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Hear New Ones From Post Malone, Kacey Musgraves, Parquet Courts, Ian Salazar, Lord Byron, Saudade Sisters, EMOtional Xan, Red Shahan, Maceo Plex, Polystarra, IBRA and Regal.

Welcome to Songs of the Week, where we hip you to all the new local releases you should be caring about. By putting them all together here in one place, our hope is that you can spend less time searching for relevant new releases and more time giving each one of these jams the proper shine they so deserve. OK? OK.

Post Malone – “Psycho (feat. Ty Dolla $ign)”
RIYL: Songs that name-check Tony Romo.
What else you should know: On June 14, the Grapevine-sprung Post Malone will he joined by 21 Savage, his partner-in-crime on the now-triple-platinum hit “rockstar,” for a show at The Pavilion at Toyota Music Factory in Irving. Tickets went on sale today for that show, which will go down in the town where the Cowboys used to play — a fact we’re sure Yung Posty knows well, considering how his dad Rich Post is the assistant food and beverage director for the team. Anyway, this is all relevant because Post name-checks former Cowboys quarterback Tony Romo in the hook of this, his first song single since “rockstar” and his next single off his sophomore, and soon-to-be-released, Beerbongs & Bentley‘s LP. By our count, this is at least the 30th rap song to name-check No. 9 — that’s impressive! Ty Dolla $ign, playing collaborator on this track, will not be on that Irving bill. At least not so far as we know. — Pete Freedman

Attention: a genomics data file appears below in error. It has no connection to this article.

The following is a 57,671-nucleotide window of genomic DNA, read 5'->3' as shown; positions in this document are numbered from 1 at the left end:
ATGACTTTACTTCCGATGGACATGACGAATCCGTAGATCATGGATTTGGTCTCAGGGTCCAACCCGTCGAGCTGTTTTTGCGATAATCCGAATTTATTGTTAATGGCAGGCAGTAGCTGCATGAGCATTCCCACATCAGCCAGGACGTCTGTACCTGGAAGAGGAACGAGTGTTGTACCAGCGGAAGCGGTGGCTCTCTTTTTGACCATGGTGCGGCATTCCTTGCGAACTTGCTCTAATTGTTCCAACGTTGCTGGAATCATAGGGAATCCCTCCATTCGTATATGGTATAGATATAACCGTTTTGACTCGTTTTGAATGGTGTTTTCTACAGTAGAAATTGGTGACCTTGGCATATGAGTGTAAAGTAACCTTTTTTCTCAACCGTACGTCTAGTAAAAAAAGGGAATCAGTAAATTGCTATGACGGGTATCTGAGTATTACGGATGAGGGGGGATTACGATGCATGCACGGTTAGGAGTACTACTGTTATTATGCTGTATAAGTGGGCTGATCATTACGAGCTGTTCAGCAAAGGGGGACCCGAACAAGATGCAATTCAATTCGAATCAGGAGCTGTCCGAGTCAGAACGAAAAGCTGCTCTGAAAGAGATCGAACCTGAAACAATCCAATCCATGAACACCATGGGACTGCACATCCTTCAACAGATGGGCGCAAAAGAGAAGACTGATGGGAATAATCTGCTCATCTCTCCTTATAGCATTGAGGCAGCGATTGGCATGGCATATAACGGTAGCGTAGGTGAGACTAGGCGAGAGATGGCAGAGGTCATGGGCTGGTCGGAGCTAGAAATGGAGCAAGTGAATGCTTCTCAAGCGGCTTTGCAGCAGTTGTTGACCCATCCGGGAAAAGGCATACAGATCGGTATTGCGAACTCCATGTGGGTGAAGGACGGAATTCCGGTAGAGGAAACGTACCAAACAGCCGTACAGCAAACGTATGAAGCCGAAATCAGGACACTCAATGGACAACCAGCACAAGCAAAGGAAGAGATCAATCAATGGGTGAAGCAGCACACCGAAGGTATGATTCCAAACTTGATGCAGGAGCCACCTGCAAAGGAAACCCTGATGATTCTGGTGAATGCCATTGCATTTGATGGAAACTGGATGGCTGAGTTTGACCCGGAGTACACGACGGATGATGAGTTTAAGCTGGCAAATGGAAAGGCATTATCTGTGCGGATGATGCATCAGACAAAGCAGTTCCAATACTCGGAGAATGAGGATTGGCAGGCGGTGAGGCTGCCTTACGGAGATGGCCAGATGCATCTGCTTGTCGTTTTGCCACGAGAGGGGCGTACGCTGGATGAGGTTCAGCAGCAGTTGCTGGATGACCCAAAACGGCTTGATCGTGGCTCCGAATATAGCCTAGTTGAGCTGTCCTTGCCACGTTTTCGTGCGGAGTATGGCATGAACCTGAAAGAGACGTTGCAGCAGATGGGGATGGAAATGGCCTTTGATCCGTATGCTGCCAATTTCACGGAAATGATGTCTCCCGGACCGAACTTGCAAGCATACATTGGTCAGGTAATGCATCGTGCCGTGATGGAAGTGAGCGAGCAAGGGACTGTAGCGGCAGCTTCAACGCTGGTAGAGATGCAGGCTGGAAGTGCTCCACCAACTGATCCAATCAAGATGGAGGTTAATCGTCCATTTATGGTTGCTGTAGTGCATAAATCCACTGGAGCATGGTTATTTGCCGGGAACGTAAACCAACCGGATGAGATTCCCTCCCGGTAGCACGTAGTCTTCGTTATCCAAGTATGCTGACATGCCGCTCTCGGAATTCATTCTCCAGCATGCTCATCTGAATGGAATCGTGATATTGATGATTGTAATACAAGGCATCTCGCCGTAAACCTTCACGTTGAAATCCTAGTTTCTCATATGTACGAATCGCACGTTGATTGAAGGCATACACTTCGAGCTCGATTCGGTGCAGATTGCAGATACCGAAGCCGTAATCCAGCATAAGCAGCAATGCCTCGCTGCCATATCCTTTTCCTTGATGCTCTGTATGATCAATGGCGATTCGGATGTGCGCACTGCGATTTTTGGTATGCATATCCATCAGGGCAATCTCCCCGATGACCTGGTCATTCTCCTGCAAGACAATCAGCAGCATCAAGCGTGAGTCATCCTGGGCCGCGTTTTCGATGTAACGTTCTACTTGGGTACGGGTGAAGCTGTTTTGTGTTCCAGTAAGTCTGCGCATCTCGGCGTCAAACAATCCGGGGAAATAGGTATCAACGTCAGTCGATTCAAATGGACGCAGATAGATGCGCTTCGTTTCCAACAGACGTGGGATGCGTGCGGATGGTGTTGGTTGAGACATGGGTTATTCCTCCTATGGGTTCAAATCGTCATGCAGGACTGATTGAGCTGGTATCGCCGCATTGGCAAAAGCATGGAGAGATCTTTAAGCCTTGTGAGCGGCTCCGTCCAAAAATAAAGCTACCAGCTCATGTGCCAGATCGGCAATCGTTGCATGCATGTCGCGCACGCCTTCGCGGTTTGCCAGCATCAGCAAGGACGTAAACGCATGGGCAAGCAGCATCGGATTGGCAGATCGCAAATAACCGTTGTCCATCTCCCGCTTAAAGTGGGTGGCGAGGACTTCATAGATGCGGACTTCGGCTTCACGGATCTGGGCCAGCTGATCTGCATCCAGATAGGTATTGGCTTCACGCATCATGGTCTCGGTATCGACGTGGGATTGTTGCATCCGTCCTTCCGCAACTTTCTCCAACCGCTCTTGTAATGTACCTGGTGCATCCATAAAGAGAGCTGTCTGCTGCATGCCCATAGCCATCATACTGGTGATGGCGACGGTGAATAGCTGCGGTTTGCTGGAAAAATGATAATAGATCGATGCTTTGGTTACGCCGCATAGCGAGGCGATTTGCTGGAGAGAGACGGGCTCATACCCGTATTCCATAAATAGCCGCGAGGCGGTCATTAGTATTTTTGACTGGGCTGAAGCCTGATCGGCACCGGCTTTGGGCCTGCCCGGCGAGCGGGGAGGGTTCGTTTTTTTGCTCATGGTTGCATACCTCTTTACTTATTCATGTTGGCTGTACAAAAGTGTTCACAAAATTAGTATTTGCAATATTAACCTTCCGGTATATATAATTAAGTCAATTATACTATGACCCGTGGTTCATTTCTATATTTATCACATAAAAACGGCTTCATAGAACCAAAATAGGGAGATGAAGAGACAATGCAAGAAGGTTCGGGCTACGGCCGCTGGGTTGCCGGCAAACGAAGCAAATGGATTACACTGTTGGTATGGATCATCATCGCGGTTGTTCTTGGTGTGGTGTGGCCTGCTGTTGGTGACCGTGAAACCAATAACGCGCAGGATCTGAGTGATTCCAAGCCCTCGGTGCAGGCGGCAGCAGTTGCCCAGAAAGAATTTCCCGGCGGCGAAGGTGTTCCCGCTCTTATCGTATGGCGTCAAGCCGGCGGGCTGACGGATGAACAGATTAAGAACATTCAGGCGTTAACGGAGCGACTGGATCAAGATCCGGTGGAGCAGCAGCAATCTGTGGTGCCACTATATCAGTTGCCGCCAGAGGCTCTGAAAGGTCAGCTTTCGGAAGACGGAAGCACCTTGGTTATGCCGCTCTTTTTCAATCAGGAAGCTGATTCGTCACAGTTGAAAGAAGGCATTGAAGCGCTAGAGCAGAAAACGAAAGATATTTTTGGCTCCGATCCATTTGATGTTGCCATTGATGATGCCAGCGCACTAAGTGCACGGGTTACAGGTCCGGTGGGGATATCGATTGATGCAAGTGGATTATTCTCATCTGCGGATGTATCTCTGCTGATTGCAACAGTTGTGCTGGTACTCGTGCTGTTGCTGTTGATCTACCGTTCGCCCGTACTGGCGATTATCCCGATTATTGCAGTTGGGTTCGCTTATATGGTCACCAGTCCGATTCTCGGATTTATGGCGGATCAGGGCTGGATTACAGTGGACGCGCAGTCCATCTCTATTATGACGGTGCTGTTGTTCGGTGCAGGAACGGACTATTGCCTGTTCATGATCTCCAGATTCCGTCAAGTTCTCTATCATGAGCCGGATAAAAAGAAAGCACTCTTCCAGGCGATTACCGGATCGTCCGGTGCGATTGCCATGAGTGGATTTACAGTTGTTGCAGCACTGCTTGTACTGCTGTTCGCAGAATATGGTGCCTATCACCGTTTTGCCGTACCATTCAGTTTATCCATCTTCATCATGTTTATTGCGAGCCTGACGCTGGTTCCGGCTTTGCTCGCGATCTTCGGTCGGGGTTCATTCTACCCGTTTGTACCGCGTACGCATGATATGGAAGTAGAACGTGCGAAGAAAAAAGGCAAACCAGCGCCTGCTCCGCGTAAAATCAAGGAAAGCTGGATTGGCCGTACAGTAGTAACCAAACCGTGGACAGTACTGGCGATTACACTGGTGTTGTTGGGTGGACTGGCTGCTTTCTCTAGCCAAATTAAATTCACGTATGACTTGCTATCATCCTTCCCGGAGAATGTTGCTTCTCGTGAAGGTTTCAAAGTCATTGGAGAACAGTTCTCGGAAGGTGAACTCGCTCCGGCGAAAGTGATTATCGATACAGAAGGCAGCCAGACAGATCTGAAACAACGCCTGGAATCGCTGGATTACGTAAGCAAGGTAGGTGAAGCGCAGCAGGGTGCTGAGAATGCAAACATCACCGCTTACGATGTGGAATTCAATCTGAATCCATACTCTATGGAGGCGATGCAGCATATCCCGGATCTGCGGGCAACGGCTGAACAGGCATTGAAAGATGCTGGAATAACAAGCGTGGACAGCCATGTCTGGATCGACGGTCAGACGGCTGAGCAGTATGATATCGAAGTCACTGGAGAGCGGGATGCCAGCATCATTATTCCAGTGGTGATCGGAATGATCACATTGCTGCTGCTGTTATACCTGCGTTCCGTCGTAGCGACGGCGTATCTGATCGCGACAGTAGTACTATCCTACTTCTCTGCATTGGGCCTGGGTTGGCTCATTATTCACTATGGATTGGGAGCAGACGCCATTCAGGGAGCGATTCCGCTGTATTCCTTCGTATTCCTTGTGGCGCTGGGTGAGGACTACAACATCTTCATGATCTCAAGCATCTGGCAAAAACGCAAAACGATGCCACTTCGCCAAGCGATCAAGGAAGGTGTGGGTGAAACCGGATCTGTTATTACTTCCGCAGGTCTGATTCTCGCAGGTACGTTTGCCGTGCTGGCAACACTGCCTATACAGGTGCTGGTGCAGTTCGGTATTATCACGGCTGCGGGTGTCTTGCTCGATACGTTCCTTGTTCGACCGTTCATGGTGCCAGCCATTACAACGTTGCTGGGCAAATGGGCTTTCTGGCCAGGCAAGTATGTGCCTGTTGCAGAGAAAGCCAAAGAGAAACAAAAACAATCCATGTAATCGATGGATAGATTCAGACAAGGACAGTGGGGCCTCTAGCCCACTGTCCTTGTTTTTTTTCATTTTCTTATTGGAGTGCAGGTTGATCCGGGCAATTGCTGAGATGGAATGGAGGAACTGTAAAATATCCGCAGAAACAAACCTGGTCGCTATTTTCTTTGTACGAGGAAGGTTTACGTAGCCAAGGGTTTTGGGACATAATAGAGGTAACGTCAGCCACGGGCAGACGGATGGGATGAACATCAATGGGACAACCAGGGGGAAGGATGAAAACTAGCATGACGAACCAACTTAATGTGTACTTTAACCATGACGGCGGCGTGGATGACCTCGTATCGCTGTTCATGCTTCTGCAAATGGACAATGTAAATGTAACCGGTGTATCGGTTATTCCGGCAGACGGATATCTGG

Ian Salazar – Songs About Love n’ Shit Vol. 2
RIYL: Belated Valentine’s Day tunes and shit.
What else you should know: Majik Taylor and Acid Carousel member Ian Salazar’s vocals and songwriting are much more endearing and tender than the title of this solo project lets on. The five songs here are sweet, wonderfully performed and a testament to Salazar’s potential, which feels boundless. — Mikel Galicia

Lord Byron – “Vick”
RIYL: Blue flames on the foreign.
What else you should know: The incomparable Lord Byron is back with a new collection of tracks on deck, but before his Sora album makes its arrival on February 28, “Vick” gives listeners a chance to hear a song that’s more accessible than the avant-garde style of hip-hop we’ve heard from past releases Digital Crucifixion and We Kill Cowboys, So Death Rides A Horse. But the cerebral wordplay is definitely still present here in this song, and t more than builds anticipation for the upcoming release. — MG

Kacey Musgraves – “Space Cowboy”
RIYL: Things that are otherwise known as “Gangster of Love” or “Maurice.”
What else you should know: Golden’s Own Kacey Musgraves is gearing up to drop a new LP fittingly called Golden Hour on March 30, and she’s been talking up in the press the fact that her new album’s songs have been influenced by acts as diverse as the Bee Gees and Sade, the latter of which can be heard in this, the better of two tracks she released today (head here to hear “Butterflies”). While the song’s definitely more ethereal the most Musgraves material, it’s no less clever lyrically. The name “Space Cowboy” may nod toward a popular song from another local — shout out to the Woodrow Wilson High School class of ’61! — but in Musgraves’ hook, if not in her title, there’s a comma between where those two words appear. Hear her play it live when she opens for Harry Styles (what?) at the America Airlines Center on June 5.

Saudade Sisters – “Where You Are”
RIYL: When binge-watching inspires pilgrimages.
What else you should know: We’ve seen a lot of this lately around here, but Claire Morales and Jena Pyle’s “Where You Are” is yet another Twin Peaks tribute through and through — from the VHS-inspired video filmed at Snoqualmie Falls (as pointed out by D Magazine’s Lindsey Knecht) to the guitar chords that are directly adapted from Angelo Badalamenti’s iconic theme. But the strengths of the song don’t lie on the Twin Peaks influences; rather, they fall on the lush and dreamy vocals from the duo that makes up Saudade Sisters. — MG

EMOtional Xan – “Gothwhore (Feat. Pyrex Pirates)”
RIYL: Fetishizing Mona Lisa.